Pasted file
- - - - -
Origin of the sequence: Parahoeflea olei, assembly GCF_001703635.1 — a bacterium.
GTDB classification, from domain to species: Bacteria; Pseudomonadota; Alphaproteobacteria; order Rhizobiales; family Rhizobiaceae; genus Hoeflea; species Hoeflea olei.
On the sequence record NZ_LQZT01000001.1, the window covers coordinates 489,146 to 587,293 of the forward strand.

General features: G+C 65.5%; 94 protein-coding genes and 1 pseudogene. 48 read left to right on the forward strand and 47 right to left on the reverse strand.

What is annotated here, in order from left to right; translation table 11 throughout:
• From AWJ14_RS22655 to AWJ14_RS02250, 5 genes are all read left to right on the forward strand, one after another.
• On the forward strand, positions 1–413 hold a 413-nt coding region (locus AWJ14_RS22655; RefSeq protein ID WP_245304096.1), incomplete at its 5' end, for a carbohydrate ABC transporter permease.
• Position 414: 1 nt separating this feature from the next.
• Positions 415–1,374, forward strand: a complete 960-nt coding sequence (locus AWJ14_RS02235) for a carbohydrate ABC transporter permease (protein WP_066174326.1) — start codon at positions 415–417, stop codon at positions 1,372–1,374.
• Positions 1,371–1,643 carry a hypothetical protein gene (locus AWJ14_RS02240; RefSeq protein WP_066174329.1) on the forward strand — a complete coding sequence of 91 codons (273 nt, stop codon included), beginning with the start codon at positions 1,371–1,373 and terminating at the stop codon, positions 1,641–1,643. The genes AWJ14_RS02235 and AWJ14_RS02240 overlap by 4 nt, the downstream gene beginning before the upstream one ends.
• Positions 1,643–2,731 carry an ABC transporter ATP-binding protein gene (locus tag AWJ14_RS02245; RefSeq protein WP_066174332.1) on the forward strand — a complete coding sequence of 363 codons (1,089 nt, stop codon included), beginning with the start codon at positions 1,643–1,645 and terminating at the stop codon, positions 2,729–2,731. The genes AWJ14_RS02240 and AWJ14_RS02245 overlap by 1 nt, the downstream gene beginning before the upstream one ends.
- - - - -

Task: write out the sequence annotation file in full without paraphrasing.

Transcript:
Origin of the sequence: Parahoeflea olei, assembly GCF_001703635.1 — a bacterium.
GTDB classification, from domain to species: Bacteria; Pseudomonadota; Alphaproteobacteria; order Rhizobiales; family Rhizobiaceae; genus Hoeflea; species Hoeflea olei.
On the sequence record NZ_LQZT01000001.1, the window covers coordinates 489,146 to 587,293 of the forward strand.

General features: G+C 65.5%; 94 protein-coding genes and 1 pseudogene. 48 read left to right on the forward strand and 47 right to left on the reverse strand.

What is annotated here, in order from left to right; translation table 11 throughout:
• From AWJ14_RS22655 to AWJ14_RS02250, 5 genes are all read left to right on the forward strand, one after another.
• On the forward strand, positions 1–413 hold a 413-nt coding region (locus AWJ14_RS22655; RefSeq protein ID WP_245304096.1), incomplete at its 5' end, for a carbohydrate ABC transporter permease.
• Position 414: 1 nt separating this feature from the next.
• Positions 415–1,374, forward strand: a complete 960-nt coding sequence (locus AWJ14_RS02235) for a carbohydrate ABC transporter permease (protein WP_066174326.1) — start codon at positions 415–417, stop codon at positions 1,372–1,374.
• Positions 1,371–1,643 carry a hypothetical protein gene (locus AWJ14_RS02240; RefSeq protein WP_066174329.1) on the forward strand — a complete coding sequence of 91 codons (273 nt, stop codon included), beginning with the start codon at positions 1,371–1,373 and terminating at the stop codon, positions 1,641–1,643. The genes AWJ14_RS02235 and AWJ14_RS02240 overlap by 4 nt, the downstream gene beginning before the upstream one ends.
• Positions 1,643–2,731 carry an ABC transporter ATP-binding protein gene (locus tag AWJ14_RS02245; RefSeq protein WP_066174332.1) on the forward strand — a complete coding sequence of 363 codons (1,089 nt, stop codon included), beginning with the start codon at positions 1,643–1,645 and terminating at the stop codon, positions 2,729–2,731. The genes AWJ14_RS02240 and AWJ14_RS02245 overlap by 1 nt, the downstream gene beginning before the upstream one ends.